Michael Chapman (cinematographer)

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Michael Chapman
Born (1935-11-21) November 21, 1935 (age 81)
New York City, U.S.
Other names Mike Chapman
Occupation Cinematographer
& Director

Michael Chapman, A.S.C. (born November 21, 1935) is an American cinematographer who is well known for his work on many films of the American New Wave of the 1970s and in the 1980s with prominent directors such as Martin Scorsese and Ivan Reitman. To date, he has shot more than forty feature films. On over half of them, he has worked with only three different directors.

Early life and education[edit]

Chapman was born in New York City but raised in Wellesley, Massachusetts, without much of an interest in film. As a youth, he was more interested in sports than photography or painting. After high school, he attended Columbia University, where he majored in English. Upon his graduation, he worked temporarily as a brakeman for the Erie Lackawanna Railroad in the Midwest and then served a brief stint in the United States Army.

It was actually Chapman’s father-in-law, Joe Brun, who got him his first job in the industry: working as an assistant camera and focus puller on commercials, as there weren’t enough feature films being shot in New York at the time.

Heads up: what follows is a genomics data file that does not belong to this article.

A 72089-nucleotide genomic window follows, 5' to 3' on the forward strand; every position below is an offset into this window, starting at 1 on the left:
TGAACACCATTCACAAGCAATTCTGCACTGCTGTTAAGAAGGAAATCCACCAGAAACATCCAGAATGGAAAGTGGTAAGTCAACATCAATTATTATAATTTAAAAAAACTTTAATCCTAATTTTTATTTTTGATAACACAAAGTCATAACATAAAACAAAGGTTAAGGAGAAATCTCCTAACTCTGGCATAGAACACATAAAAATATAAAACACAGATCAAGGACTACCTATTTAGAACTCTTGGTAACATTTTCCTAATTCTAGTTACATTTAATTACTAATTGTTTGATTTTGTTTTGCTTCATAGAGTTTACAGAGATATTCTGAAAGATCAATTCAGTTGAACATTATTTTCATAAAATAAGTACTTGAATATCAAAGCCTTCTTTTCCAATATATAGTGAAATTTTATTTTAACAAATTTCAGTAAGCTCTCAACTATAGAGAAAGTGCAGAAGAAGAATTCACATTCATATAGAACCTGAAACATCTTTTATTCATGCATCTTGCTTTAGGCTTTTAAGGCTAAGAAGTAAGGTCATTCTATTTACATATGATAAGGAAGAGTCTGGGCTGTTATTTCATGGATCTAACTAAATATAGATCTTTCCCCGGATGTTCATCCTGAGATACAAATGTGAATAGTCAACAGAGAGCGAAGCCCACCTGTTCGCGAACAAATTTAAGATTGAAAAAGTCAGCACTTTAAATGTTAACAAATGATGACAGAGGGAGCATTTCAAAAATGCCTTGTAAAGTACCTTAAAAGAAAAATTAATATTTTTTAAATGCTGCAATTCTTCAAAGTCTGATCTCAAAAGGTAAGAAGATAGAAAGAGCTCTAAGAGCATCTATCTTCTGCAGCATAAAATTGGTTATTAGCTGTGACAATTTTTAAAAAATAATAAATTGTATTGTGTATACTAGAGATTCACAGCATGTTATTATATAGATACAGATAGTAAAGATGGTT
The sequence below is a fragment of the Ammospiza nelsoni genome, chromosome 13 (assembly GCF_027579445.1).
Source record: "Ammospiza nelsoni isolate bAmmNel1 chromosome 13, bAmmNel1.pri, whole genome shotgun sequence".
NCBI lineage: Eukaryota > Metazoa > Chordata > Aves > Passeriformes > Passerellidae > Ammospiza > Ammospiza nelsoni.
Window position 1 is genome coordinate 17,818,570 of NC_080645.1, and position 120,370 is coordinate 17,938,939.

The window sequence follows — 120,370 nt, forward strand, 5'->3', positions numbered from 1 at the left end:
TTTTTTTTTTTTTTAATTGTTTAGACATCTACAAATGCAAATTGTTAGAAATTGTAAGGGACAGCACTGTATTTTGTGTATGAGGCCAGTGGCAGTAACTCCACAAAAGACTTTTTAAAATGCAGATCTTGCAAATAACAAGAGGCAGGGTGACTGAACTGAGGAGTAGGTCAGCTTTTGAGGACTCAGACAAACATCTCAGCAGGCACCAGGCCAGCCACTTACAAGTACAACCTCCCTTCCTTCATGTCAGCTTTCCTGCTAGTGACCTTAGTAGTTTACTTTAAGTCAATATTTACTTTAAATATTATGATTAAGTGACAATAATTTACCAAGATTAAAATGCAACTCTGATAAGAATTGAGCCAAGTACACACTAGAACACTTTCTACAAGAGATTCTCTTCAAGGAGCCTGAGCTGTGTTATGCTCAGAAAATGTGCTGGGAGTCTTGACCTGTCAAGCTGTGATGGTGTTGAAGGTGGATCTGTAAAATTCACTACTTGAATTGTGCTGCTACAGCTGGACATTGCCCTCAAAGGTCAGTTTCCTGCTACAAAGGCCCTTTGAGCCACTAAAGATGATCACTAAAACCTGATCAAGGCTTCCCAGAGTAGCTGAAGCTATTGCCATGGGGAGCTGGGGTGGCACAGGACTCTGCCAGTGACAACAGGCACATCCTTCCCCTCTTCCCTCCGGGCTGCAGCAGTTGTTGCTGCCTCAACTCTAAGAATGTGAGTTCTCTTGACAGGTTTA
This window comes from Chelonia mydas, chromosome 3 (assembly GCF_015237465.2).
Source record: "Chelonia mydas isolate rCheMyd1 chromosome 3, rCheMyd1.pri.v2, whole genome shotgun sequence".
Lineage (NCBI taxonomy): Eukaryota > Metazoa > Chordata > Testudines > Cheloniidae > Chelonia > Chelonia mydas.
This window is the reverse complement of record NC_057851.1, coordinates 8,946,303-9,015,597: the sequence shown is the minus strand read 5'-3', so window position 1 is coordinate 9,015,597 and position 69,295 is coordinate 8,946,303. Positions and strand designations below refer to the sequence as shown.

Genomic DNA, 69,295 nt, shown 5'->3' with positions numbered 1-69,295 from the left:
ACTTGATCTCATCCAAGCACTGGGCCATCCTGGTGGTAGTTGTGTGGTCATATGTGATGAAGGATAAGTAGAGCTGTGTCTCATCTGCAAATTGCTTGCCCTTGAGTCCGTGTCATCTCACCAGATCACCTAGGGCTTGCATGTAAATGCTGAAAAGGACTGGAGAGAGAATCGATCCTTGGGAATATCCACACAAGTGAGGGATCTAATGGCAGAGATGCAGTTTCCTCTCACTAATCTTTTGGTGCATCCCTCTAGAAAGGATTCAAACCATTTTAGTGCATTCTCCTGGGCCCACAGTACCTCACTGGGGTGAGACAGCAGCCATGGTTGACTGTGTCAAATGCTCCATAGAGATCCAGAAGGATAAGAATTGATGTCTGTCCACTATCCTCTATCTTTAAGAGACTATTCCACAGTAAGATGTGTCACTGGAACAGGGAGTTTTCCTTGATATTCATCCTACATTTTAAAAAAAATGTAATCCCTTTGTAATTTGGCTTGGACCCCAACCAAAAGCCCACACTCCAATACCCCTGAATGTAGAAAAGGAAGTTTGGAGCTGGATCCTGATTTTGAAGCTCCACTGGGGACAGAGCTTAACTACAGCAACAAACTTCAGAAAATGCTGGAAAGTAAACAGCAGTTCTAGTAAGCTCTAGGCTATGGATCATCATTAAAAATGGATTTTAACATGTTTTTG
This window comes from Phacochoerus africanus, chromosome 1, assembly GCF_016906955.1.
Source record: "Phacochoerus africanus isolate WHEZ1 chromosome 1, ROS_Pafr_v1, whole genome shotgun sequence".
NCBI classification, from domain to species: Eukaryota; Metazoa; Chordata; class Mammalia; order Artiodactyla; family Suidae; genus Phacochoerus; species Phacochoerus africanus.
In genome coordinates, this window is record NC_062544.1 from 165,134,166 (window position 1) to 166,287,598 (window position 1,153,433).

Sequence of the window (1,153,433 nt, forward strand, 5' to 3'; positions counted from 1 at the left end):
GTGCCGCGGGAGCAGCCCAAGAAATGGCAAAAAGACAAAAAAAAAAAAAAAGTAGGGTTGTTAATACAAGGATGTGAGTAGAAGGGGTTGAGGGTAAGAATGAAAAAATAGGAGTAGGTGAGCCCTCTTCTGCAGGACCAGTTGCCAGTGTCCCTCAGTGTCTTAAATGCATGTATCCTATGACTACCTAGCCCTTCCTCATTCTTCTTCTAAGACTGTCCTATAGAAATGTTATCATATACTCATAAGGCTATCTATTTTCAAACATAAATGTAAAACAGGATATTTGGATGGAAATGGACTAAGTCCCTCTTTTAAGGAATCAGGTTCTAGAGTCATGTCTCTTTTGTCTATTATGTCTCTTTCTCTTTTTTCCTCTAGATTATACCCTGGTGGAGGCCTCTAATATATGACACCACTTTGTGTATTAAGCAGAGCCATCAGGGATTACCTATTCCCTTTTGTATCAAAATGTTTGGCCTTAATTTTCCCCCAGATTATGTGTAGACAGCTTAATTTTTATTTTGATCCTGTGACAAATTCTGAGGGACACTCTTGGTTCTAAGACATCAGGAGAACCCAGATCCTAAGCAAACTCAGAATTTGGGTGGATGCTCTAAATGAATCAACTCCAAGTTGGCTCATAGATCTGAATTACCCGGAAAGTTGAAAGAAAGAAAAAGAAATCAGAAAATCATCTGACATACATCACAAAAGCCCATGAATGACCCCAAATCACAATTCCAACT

Chapman began his film career as a camera operator before making the leap to cinematographer, distinguishing himself on Steven Spielberg's Jaws. He fondly remembers his time as an operator, and calls it one of the best jobs in the movie business because "you get to see the film before anyone else does!"

As a cinematographer, he became famous for his two collaborations with Martin Scorsese, Taxi Driver and Raging Bull. Chapman was also cinematographer for the 1978 hit remake of Invasion of the Body Snatchers. He and Scorsese were huge fans of The Band, and even with nine cameras shooting at once, Chapman served as the principal cinematographer for their documentary on The Band, called The Last Waltz. Chapman has noted that “the strategy for filming all of their songs was planned out in enormous detail.”

Chapman's style tends to feature high contrasts and an aggressive use of strong colors. He is also extremely adept at setting up complex camera movements quickly and improvising on the set. This style is epitomized in the boxing sequences in Raging Bull, during which the camera was often strapped to the actors through improvised rigs. His bold use of black-and-white cinematography on Raging Bull proved particularly difficult and earned Chapman his first Academy Award nomination. Like his work on Jaws, Chapman used a handheld camera to shoot much of the film.